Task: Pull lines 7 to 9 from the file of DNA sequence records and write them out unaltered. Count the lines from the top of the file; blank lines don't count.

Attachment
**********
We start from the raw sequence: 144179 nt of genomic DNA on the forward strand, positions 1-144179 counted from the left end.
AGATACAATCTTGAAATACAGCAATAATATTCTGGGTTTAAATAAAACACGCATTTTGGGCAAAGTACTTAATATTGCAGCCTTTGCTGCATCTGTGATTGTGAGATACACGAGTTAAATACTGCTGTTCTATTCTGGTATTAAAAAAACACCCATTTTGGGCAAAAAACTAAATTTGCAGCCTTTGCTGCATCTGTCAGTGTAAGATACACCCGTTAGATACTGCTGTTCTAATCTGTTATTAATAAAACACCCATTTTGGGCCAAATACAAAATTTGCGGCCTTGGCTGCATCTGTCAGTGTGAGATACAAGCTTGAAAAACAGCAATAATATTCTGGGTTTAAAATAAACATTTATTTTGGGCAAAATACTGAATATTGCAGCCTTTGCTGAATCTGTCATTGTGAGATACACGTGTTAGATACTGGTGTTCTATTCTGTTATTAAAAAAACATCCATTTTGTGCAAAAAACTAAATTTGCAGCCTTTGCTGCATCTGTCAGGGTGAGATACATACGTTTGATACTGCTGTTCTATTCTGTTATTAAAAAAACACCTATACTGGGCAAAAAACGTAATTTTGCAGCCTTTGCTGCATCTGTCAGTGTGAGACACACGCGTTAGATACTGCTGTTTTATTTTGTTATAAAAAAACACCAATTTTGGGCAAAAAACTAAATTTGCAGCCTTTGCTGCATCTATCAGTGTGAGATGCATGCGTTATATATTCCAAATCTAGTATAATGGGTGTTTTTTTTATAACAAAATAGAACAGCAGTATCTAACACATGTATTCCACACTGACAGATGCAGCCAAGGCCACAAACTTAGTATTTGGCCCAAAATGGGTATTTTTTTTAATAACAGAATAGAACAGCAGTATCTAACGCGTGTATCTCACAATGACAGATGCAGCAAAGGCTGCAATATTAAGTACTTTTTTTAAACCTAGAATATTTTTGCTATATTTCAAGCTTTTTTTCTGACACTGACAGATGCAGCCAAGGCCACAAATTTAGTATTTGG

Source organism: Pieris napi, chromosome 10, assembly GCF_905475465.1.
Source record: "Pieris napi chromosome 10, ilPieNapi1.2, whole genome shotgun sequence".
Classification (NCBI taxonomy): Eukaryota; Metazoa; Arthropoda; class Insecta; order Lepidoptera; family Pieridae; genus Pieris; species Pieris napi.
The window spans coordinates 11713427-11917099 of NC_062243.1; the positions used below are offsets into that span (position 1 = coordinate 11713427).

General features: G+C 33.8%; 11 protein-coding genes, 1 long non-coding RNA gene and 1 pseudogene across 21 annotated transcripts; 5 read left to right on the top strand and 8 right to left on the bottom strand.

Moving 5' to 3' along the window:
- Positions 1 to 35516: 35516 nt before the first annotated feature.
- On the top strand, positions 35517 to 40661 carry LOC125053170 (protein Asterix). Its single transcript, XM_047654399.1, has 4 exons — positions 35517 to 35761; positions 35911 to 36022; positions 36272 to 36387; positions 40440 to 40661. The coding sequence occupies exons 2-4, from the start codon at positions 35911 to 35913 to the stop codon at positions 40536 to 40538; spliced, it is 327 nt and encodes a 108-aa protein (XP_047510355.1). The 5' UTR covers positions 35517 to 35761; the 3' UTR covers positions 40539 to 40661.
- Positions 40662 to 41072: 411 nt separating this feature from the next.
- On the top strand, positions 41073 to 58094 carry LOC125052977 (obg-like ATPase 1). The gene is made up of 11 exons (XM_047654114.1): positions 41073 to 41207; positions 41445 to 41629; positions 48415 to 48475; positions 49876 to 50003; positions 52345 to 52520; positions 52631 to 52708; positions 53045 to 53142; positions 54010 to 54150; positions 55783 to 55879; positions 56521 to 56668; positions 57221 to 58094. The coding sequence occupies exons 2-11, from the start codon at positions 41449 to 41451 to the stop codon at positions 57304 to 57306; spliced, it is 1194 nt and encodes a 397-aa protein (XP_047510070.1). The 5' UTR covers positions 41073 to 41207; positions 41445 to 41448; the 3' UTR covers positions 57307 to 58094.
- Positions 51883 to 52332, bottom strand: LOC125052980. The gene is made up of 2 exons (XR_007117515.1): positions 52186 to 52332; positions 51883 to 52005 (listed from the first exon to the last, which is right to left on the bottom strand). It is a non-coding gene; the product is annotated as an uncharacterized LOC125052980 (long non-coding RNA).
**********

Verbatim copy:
General features: G+C 33.8%; 11 protein-coding genes, 1 long non-coding RNA gene and 1 pseudogene across 21 annotated transcripts; 5 read left to right on the top strand and 8 right to left on the bottom strand.

Moving 5' to 3' along the window:
- Positions 1 to 35516: 35516 nt before the first annotated feature.